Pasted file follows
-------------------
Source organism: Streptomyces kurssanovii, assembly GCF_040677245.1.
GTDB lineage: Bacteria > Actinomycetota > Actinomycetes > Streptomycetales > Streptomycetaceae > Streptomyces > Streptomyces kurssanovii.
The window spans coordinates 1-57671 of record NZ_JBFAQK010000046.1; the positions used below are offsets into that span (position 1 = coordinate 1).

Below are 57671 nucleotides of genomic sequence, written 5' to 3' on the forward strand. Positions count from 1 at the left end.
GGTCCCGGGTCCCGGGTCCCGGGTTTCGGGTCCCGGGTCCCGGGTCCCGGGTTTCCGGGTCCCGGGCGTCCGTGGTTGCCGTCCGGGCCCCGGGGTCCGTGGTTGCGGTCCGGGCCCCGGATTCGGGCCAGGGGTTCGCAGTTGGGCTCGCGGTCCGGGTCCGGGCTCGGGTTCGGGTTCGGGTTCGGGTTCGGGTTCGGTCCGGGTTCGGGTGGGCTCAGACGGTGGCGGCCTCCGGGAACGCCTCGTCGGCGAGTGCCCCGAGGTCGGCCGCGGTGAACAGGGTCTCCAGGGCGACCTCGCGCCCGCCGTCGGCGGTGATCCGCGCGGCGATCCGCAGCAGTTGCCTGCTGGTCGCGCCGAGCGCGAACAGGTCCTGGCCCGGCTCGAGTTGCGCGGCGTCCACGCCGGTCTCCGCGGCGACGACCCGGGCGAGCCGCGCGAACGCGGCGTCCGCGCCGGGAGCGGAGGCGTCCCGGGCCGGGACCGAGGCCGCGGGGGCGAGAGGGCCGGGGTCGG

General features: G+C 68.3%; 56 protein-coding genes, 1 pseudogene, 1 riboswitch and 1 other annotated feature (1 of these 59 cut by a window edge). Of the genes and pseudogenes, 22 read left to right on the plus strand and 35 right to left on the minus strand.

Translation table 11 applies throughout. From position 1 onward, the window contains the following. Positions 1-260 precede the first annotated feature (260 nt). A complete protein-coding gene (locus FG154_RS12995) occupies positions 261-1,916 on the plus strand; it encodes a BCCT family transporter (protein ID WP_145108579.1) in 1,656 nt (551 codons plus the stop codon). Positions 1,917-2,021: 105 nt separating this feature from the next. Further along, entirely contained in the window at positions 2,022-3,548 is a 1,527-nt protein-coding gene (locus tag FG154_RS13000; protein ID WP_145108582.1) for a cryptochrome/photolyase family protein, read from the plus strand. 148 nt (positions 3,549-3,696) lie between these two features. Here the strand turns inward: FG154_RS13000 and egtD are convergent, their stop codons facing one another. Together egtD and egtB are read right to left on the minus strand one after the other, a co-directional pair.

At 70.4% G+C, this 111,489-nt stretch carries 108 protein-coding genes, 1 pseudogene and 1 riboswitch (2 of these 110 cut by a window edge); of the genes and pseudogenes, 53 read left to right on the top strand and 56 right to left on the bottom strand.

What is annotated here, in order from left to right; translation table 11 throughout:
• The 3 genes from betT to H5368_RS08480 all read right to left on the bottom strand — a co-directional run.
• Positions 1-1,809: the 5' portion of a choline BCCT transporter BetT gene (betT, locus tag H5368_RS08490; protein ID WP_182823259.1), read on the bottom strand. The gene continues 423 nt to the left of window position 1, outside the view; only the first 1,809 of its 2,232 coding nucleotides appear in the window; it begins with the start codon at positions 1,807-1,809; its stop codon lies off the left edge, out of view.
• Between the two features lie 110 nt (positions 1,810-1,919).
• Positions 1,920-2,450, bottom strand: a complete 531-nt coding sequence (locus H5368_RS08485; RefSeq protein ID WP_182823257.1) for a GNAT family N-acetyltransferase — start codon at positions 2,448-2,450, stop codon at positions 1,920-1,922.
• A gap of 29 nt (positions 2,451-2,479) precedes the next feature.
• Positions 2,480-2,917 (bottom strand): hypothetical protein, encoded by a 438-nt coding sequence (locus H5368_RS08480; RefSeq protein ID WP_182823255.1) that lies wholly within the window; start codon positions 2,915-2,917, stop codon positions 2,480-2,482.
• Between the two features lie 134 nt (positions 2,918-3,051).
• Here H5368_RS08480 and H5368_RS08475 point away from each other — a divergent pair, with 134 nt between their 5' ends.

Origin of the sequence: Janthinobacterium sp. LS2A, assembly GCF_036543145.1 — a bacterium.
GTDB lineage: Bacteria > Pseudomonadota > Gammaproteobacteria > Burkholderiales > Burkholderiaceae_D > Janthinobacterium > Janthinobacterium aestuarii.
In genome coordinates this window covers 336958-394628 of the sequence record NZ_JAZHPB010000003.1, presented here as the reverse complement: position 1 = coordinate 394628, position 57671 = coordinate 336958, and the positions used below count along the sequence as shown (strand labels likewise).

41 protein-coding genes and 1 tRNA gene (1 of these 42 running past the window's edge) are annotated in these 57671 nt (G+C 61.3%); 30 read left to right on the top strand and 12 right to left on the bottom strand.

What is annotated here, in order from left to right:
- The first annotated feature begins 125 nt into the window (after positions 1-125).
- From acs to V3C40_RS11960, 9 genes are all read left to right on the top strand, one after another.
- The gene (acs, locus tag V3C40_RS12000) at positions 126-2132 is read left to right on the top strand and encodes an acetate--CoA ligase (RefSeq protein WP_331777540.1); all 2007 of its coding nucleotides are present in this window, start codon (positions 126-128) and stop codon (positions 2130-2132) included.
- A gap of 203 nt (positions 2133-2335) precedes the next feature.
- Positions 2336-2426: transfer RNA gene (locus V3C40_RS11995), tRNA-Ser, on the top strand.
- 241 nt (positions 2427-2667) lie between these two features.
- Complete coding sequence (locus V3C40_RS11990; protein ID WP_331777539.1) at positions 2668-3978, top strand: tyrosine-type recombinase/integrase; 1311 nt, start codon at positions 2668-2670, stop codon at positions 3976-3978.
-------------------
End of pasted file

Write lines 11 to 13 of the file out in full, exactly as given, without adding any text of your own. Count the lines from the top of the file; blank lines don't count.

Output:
• Positions 1-1,809: the 5' portion of a choline BCCT transporter BetT gene (betT, locus tag H5368_RS08490; protein ID WP_182823259.1), read on the bottom strand. The gene continues 423 nt to the left of window position 1, outside the view; only the first 1,809 of its 2,232 coding nucleotides appear in the window; it begins with the start codon at positions 1,807-1,809; its stop codon lies off the left edge, out of view.
• Between the two features lie 110 nt (positions 1,810-1,919).
• Positions 1,920-2,450, bottom strand: a complete 531-nt coding sequence (locus H5368_RS08485; RefSeq protein ID WP_182823257.1) for a GNAT family N-acetyltransferase — start codon at positions 2,448-2,450, stop codon at positions 1,920-1,922.